There is simply no way that ++Rowan in the remainder of his tenure of office, even if that were for another twenty years, will achieve what reports of his end of Primates' Meeting interview imply, that a series of visits to absentee primates will build bridges, mend bridges across the chasm which yawns - it is getting a bit boring - through the Communion.
Eventually, after fifty to one hunded years we may see rapprochement and reunion. It has happened with the once split three ways Methodists in Britain and with the once split two ways Presbyterians in Scotland. But in the remainder of my lifetime we will not see this chasm overcome. The persistence in belief that 'this (and not that) IS the way of the Lord' on both (or more) sides is simply too strong for hopes to be realistic for an earlier achievement of new unity. (Though, in the Lord, I do not give up hope).
So expect the following for decades to come:
(1) There will be no theological, liturgical or ministry orders issue of concern to the wider Communion which will be engaged with by the Instruments of the Communion.
Deacons presiding at the eucharist? No problem at all. Lay presidency? Go for it.
(2) There will be many statements issued by the Instruments of Communion concerning any issue in the world outside of (1) above.
Whether anyone is listening will not matter.
(3) Global South will become the powerhouse of the Communion: it will represent the majority of all Anglicans around the world; life within Global South will develop with good self-discipline around the decisions it makes about common life; some Anglican dioceses outside Global South will be increasingly drawn to meet with Global South.
It is not as though no Anglicans have anything in common anymore. Those who have the most in common will meet with purpose and make decisions with significance. Future Anglican rapprochment will emerge as the powerhouse of the Communion increases in strength to the point where other Anglicans realise their future also lies with the dominant player. (It is not clear to me that GAFCON has the leadership necessary to develop a healthy Anglicanism for the 21st century. I do not write GAFCON off, but I would invest in Global South rather than GAFCON).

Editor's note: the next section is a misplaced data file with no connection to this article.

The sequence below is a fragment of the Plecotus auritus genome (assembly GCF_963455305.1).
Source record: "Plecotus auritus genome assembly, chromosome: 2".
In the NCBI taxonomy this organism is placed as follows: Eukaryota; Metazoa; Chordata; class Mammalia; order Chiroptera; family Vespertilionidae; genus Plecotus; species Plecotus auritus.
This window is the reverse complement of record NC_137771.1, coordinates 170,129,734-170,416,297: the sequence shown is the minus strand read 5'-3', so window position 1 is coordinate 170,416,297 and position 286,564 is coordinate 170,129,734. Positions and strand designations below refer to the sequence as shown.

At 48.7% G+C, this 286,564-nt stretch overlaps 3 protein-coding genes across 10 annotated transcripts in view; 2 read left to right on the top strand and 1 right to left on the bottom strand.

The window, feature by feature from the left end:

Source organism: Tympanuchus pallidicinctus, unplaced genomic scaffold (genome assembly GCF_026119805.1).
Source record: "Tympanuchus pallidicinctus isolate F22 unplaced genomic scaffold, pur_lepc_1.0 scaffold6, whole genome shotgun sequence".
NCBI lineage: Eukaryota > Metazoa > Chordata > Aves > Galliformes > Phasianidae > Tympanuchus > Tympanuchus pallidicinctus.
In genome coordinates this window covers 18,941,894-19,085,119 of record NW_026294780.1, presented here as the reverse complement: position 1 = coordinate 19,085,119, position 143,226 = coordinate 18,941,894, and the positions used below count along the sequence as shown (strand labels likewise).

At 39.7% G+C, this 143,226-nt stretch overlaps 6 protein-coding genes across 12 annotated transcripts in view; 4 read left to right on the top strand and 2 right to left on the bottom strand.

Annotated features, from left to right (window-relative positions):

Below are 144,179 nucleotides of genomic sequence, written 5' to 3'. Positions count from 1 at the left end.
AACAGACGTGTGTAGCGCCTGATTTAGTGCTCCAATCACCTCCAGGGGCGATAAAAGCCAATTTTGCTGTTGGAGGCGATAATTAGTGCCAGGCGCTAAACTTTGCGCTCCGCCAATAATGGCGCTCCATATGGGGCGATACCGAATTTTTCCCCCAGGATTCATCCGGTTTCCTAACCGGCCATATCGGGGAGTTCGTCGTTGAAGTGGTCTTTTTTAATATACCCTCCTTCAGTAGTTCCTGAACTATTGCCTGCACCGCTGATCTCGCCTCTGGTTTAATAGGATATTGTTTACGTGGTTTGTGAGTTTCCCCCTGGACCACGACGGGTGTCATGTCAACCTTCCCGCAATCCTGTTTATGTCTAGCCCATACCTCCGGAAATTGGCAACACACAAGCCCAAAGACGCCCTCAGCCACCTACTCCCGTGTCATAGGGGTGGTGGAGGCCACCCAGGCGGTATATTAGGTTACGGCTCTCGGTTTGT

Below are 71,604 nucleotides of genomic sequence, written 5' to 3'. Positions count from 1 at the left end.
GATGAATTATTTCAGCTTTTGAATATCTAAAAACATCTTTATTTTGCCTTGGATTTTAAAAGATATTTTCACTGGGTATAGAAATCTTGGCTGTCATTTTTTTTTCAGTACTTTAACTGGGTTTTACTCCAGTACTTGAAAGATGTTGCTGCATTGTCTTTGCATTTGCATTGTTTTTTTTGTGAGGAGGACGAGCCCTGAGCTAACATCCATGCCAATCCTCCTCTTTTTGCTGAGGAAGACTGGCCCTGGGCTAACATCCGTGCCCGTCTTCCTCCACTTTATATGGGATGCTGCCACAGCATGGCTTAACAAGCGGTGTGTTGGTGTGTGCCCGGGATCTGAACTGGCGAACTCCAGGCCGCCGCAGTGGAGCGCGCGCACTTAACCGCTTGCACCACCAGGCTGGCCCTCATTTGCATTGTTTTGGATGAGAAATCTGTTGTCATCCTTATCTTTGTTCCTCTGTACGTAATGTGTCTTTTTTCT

(4) The next Archbishop of Canterbury will be chosen for his or her bureaucratic, managerial skills. Theological acumen and visionary leadership will not be needed by the See of Canterbury for some time to come.
Mercifully for ++Rowan's future reputation, he will be seen as one of the greatest theologians on the throne of St Augustine, and people disappointed at the blandness of his immediate successors will look back wistfully on the intelligence of his writings and sermons.
(5) The zenith of TEC's influence on the life of the Communion is now. Over the next few decades its declining numbers will expose the weakness of the hand it has played: progressive theology is not a theology of renewal of generations in a church. American money will keep the ACO afloat for a while longer, but eventually the financiers will understand that money is going down the drain on meetings of no importance.
ACNA may rise in strength but it needs to find leadership able to build and maintain bridges within its own ranks.
For us in ACANZP we need to take great care. We face many problems and have some severe structural impediments to resolute engagement with those problems. One such problem is the future viability of St John's College as a college of education and training for the mission of our church. It is not clear as I write that we are going to be able to solve the problem, though some extraordinary effort is going into doing so. For some time to come we will have leaders divided as to whether the 'American' or 'Global South' approaches to being Anglican are best for us. In the end, clarity will emerge!